Because platforms for Virtual Instructor Led Training (VILT) provide a very useful platform for many types of presentations and because there has been a lack of clarity around nomenclature in this platform, many people run the risk of determining that VILT is NOT a viable training platform. They end up ‘shooting the messenger’ or determining that VILT cannot work before they’ve seen it delivered as it’s meant to be delivered.
VILT can be a highly effective classroom platform for all kinds of training: technical, soft skills and everything in between. But most of what is dubbed training is not in fact true training (the goal of training is to impact one’s performance – in other words as a result of the training, the individual can do or say something new.) In order to do that, the learner must have the opportunity to practice and apply their new skills, AND they need to get feedback on how they are using the skills.
The other challenge is often what actually is training has not been optimized for the virtual platform. So a great instructor led class, ported over into a virtual platform, simply doesn’t work. So with these two factors combined, we’ve set a bad precedent for Virtual Online Training. We have learners disengaged with the learning process and facilitators frustrated with trying virtual delivery and swearing it off forever! And we end up shooting the messenger, before we can see what the promise of Live Online Training really can deliver.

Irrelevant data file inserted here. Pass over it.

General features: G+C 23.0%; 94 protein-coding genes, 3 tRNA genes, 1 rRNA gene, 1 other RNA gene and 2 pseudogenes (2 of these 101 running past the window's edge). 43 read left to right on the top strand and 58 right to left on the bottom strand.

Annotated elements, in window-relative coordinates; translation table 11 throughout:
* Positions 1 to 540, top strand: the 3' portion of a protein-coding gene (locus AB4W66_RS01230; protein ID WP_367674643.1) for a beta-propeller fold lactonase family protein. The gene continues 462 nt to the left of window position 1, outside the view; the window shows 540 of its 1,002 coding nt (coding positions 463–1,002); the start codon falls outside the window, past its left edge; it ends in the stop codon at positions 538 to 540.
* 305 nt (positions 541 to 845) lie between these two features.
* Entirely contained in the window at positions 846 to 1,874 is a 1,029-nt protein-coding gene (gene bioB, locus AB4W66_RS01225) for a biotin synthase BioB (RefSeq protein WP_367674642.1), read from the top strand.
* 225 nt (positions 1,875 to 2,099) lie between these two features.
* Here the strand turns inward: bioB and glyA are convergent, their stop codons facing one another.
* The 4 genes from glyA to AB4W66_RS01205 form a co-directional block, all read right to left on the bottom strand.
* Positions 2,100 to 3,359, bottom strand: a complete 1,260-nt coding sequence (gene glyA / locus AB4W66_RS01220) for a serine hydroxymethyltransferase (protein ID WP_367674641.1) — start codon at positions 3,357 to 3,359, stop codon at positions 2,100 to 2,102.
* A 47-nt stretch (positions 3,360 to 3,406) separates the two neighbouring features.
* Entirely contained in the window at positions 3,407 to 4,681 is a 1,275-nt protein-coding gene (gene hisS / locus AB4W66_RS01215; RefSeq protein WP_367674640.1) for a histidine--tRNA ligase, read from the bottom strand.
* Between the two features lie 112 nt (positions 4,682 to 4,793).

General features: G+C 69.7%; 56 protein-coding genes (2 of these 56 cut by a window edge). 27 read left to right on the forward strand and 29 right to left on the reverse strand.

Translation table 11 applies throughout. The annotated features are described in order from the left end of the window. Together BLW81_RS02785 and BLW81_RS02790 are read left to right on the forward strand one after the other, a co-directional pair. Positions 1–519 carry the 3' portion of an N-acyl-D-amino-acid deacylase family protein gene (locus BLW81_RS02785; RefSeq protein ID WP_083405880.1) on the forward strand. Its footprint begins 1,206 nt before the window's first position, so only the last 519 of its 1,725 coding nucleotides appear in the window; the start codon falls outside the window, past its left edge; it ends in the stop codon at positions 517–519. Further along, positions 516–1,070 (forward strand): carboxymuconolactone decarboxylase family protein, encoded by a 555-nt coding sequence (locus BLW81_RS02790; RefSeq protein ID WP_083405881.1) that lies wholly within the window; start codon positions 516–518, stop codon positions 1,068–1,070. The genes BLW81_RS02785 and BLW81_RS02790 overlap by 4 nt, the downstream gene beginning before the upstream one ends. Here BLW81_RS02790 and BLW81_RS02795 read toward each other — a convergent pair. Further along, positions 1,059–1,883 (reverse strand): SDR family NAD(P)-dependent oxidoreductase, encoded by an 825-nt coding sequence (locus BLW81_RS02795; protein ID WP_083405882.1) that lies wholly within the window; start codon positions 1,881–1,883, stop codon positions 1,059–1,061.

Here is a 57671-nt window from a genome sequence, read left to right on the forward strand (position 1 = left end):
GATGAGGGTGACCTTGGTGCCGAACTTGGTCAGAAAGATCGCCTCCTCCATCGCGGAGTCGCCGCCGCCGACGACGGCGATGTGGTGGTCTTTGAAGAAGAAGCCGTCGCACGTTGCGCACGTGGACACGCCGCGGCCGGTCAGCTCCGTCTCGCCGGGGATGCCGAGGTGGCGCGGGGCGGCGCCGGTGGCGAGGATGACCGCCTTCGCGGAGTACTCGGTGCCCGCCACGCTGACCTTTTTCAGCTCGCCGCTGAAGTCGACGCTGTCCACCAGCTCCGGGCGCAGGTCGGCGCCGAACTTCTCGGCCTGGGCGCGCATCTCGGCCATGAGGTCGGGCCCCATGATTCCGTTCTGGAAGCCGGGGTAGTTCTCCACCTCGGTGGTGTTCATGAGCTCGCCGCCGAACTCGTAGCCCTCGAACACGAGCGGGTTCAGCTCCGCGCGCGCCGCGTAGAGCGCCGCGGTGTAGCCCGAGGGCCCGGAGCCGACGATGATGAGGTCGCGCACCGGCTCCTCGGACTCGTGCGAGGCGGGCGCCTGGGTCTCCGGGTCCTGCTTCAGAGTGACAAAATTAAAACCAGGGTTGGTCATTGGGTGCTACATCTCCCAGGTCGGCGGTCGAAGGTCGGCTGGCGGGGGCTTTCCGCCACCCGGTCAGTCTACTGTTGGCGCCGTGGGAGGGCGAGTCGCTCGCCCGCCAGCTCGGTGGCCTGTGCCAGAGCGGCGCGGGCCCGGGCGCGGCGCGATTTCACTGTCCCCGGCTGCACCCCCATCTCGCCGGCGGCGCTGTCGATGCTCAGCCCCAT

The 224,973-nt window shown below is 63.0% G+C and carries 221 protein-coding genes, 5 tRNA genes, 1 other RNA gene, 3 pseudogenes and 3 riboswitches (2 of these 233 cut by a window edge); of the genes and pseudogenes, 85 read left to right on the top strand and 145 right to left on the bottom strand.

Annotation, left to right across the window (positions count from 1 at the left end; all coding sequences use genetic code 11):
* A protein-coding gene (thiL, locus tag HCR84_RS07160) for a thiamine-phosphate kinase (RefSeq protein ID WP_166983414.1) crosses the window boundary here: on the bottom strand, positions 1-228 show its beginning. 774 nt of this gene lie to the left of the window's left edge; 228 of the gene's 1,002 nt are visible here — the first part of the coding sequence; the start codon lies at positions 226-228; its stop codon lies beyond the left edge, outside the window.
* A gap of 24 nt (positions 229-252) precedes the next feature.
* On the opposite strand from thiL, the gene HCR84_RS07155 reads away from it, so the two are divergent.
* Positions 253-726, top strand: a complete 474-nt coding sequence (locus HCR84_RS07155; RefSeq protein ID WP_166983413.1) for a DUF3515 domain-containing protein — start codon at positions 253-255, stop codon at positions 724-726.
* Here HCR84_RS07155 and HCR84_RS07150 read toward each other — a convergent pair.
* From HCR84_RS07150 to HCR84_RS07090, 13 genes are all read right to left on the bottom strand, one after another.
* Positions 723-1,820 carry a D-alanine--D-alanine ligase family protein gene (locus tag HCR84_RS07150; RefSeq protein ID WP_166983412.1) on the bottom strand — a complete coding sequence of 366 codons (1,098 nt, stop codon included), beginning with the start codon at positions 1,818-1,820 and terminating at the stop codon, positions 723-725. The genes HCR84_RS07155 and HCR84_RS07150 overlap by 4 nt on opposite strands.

So what is, and what isn’t Virtual Instructor Led Training?
Well, it is NOT a webinar. A webinar is a presentation where one person takes the platform and delivers some kind of knowledge. This could be a CEO delivering a new branding message, a technical expert providing specification to a sales team on a new product but a webinar is designed as a one-to-many presentation. Hundreds of people can join such a presentation because no interaction is necessary and there is no new skill performance to apply after the training. I think of this as ‘knowledge transfer.’ All you really need is the expert providing his/her knowledge and an audience to receive it.
We’ve all taken these kinds of webinars: seduced by a compelling title but soon into the presentation, we know we can tune out because no one is expecting us to DO anything with our new knowledge at the end of the webinar. So, we jet off a quick email, text someone, catch up on an article that’s been sitting on our desk for a while, or dash off to get a drink of water, tea, or coffee. Come on, we’ve all done it!
So, if you’ve been to something that was called a training but was just a knowledge transfer, don’t let that taint your view on VILT.
The other area of confusion is that ‘online’ training is often confused with Virtual training. Online training is defined as any training done on your computer. Live Online Training, the other term for Virtual Instructor Led Training. However, online training is another term for ‘eLearning’ which is self-paced training where the participant progresses through the content at their own pace. There is no facilitator or instructor available and again there is confusion in the nomenclature.
With all this confusion about what is and what isn’t VILT, many people have had a less than inspiring experience in the virtual platform and may have written off VILT for good. So let’s give it a fair chance. Consider that true Virtual Instructor Led Training – is a very small group 10-12 people, participating in learning that will help them improve their performance on the job. In this virtual platform they have a chance to try the skills, practice them, get feedback and to reflect on those skills. If we use that definition of learning, then we can make a pretty compelling case for virtual Instructor Led. Let’s not shot the messenger without giving virtual training a fair try!